Dear Friends and Colleagues，
Ladies and Gentlemen,
Good morning! I am so delighted to join you in the Symposium on Global Governance and International Law sponsored by Zhejiang University. The topic of the symposium is extremely important and germane to the changing world we are in at the moment. Please allow me, on behalf of the Department of Treaty and Law, Ministry of Foreign Affairs of China, to express our congratulations and gratitude to the sponsor and organizer of the Symposium. I’d like also to extend our warm welcome to experts and legal scholars from home and abroad. Your firm commitment to promoting rule of law and sound global governance is very much appreciated. I hope that the symposium you are having today may be a tribute to great cause of building a community of shared future for mankind in respect of the global governance at a new era.
Now I’d like to kick-off today’s discussion by giving you some my own thinking on the global governance and international law.
First of all, I have to say that the global governance is at stake, and our world is facing serious deficits in respect to peace, development and governance. The basic question herein is that what has happened to the world and how should we respond? To answer this question, we need to get clear about another fundamental issue: Where did we come from? Where are we now? And where are we going?
There have been a number of important moments in history since the modern times that have shaped the international order. For instance, the end of the Thirty-Years War and the international order based on the Peace of Westphalia, the end of Napoleonic Wars and the Concert of Europe, the end of World War I & II, and the international order centered on the League of Nations, and its successor the United Nations.
What has happened over centuries has proved that the development of international relations, and the forming of the international system, at each period, bears a unique mark of the time. We all need to move on and keep abreast of the times to make the international relations and international system of our times effective and relevant to the world we live in.
We are now in a critical moment again: mankind is in an era of major development as well as profound transformation and change. The trend toward multi-polarity and economic globalization continues to develop, the emerging economies and developing countries as a whole are playing a more important role in international politics. IT application in social development and cultural diversity are making continued progress. A new round of scientific and industrial revolution is in the making. Interconnection and interdependence between countries are getting more crucial for human survival. There is a growing call for a fairer and more equitable international order.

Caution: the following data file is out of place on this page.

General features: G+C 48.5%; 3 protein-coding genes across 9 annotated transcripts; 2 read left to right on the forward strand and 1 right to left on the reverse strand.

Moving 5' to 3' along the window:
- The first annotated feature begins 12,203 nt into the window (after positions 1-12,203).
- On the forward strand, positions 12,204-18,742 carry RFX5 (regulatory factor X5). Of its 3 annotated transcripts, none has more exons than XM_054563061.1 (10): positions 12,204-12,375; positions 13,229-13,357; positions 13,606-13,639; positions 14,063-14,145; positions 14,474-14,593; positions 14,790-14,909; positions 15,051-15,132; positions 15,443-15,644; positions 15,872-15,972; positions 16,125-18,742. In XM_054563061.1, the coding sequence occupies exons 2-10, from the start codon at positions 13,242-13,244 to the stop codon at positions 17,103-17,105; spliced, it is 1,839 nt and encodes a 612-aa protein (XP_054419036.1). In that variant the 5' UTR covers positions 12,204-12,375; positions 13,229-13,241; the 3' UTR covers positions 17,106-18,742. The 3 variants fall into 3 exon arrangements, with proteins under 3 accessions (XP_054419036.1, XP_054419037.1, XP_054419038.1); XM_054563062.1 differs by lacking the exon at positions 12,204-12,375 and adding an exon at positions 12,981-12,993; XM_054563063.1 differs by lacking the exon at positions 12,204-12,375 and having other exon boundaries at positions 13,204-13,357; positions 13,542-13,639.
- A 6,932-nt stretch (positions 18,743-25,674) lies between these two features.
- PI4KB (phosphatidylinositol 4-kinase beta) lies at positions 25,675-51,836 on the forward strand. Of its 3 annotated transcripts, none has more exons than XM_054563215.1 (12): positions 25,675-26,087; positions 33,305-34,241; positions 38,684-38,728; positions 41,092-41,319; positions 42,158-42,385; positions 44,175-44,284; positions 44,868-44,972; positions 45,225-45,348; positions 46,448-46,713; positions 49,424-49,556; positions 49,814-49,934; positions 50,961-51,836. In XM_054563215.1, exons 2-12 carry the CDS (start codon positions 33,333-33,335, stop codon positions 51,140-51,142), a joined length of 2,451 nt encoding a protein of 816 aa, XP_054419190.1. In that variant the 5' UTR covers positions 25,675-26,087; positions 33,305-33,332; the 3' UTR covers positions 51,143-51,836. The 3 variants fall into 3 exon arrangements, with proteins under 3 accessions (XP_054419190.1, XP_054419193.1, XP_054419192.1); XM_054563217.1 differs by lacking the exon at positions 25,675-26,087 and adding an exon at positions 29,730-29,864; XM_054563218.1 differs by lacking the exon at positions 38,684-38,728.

At the same time, mankind is also in an era of numerous challenges and increasing risks. Global governance is far behind the pressing needs of the international community, with growing uncertainties and destabilization. The impact of the international financial crisis lingers on and the development gap is widening, the movement of anti-globalization, unilateralism and protectionism is surging. Black swan incidents frequently happen, such as Britain exit and American retreat. Armed conflicts and geopolitical turbulence occur from time to time, cold war mentality and power politics still exist and non-conventional security threats, particularly terrorism, refugee crisis, major communicable diseases and climate change, are spreading. In short, challenges faced by human-being is unprecedented. No wander some western scholars have cried out that we are about to enter a world of disorder.
There is only one Earth in the universe, and we mankind have only one homeland. How should the current global governance be adjusted to the new situations and the new challenges?
What China proposes as a solution is to build a community of shared future for mankind, calling upon all nations to stay with the track of multilateralism, and work collectively to fix the problems on our way to improving the global governance, which is also the call of our time.
Building a community of shared future for mankind envisions a world of lasting peace, a world of common security for all, a world of common prosperity, an open and inclusive world, and a clean and beautiful world, providing a Chinese solution to the global governance deficit, which is also the shared aspiration of the people. It is the duty of the politicians around the world to make sure that this aspiration is achieved, and it is also the duty of the legal scholars to devise adequate international law tools to facilitate the realization of the aspiration.
Although building a community of shared future for mankind is a relatively new concept, I am sure that it will definitely evolve into global consensus. It has been included in a number of international instruments and UN resolutions, for instances, the China-Russian Joint Statement，the Qingdao Declaration of Shanghai Cooperation Organization (SCO) and the latest one, the Beijing Declaration on Building a Closer China-Africa Community with a Shared Future, adopted just two months ago at the Beijing Summit of the Forum on China-Africa Cooperation (FOCAC).